Monday, May 9, 2011

More Lies...

The 43-year-old mum tells in her new book of her fears for her relationship with husband Gerry, 42, and how they adapted to being back at home in Rothley, Leicestershire, without the three-year-old.
And Kate writes of questioning her Catholic faith over the trauma of losing Madeleine:
After Madeleine was taken from us, my sexual desire plummeted to zero.
Our sex life is not something I would normally be inclined to share and yet it is such an integral part of most marriages that it doesn't feel right not to acknowledge this.
To those fortunate enough not to have encountered such heartache, I hope it gives an insight into just how deep the wounds go.
Apart from our general state of shock and distress, and the fact that I couldn't concentrate on anything but Madeleine, there were two continuing reasons for this, I believe.
The first was my inability to permit myself any pleasure, whether it was reading a book or making love with my husband.
The second stemmed from the revulsion stirred up by my fear that Madeleine had suffered the worst fate we could imagine: falling into the hands of a paedophile.
Gerry never made me feel guilty, he never pushed me and he never got sulky. In fact, sometimes he would apologise to me. Invariably, he would put a big, reassuring arm around me and tell me that he loved me and not to worry.
I was determined not to be beaten by this, not simply to capitulate and accept it as just one of the unfortunate side-effects of this tragedy.
Gerry and I talked about it a little, but mostly I analysed the problem privately in my head.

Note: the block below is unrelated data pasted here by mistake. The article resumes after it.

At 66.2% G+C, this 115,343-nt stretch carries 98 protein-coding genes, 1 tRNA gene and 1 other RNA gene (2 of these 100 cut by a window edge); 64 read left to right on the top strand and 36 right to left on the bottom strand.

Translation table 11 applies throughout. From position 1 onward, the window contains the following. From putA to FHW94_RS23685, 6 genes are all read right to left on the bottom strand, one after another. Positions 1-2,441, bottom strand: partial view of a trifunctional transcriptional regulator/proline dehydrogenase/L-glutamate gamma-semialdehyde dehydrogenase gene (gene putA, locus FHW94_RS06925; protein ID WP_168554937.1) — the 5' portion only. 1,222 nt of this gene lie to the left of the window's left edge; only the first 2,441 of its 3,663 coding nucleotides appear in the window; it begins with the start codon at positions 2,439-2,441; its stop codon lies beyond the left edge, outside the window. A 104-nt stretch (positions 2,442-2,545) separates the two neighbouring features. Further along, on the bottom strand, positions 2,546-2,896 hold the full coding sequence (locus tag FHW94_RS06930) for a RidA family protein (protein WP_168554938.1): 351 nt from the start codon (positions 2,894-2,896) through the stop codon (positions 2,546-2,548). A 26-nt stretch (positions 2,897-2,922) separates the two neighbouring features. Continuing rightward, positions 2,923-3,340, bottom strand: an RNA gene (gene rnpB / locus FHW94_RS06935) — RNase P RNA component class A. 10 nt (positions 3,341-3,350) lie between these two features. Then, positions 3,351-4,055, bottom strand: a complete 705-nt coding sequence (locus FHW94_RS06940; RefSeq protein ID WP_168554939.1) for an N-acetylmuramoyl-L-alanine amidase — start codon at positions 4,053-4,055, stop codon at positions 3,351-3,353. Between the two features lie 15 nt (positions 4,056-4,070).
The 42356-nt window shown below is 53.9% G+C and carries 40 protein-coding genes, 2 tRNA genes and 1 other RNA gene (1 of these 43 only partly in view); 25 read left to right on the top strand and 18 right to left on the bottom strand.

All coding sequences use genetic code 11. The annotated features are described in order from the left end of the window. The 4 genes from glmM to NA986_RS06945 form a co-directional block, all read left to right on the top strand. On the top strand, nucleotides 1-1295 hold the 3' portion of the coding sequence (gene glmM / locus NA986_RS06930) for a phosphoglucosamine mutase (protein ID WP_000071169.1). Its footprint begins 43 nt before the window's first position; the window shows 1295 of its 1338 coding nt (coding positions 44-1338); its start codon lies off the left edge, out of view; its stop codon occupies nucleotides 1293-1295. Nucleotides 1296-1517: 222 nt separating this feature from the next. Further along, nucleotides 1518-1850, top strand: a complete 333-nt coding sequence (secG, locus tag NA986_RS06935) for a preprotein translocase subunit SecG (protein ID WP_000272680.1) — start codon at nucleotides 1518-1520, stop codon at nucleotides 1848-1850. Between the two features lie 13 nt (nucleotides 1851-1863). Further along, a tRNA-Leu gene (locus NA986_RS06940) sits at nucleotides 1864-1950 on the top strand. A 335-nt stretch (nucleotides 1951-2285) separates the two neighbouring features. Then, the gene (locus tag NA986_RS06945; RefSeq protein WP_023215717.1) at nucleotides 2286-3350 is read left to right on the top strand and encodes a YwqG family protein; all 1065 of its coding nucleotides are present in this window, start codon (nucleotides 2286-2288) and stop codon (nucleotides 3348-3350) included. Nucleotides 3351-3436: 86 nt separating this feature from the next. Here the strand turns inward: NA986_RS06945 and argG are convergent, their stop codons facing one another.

I also discussed it with psychologist Alan Pike who assured me that, like my ability to relax or enjoy a meal, it would gradually return.
Deep down, though, I knew there were only two solutions: bringing Madeleine back or conquering my mental block.
Since the first was not within my control, it was up to me to try to train my mind and my thought processes.
I look back now and wonder how on earth Gerry and I have made it this far.
If it weren't for the solid relationship between us, I'm not sure we would have done.
No relationship, however strong, can emerge unscathed from what is probably the most painful and terrifying ordeal any parent could suffer. It would be a lie to claim that everything has been plain sailing.

Future ... Kate still has a real battle to relax and enjoy life
Gerry was functioning much sooner than I was. I felt a tinge of resentment that he was managing to operate and I wasn't; sometimes I found it almost offensive, as if somehow he wasn't grieving enough.

On other days I would feel I was a failure for not being capable of doing as much for Madeleine as he was. It was equally difficult for Gerry. He needed my help and support and I was so consumed by my own grief that I simply couldn't give anything.
When I finally reached the next rung of the 'coping ladder', I could see that my husband's ability to drag himself up from the hell into which we'd been catapulted was a godsend.
Without it, the campaign to find Madeleine would never have got going in the way it did.
Being back in our house wasn't as bad, or even as sad, as I'd feared.
In fact it was quite comforting. Perhaps just having our own familiar bits and pieces around us relieved some of the stress. Perhaps it was that the whole house was full of reminders of Madeleine.
But declared arguidos, labelled as suspects in the press and consequently considered by many to be guilty of something, we needed to clear our names, comprehensively and quickly, before we could continue the search for Madeleine on any effective level.
One of the first things we did was to ring our GP. We wanted to make contact with the social services to pre-empt any interest they might be obliged to take in us.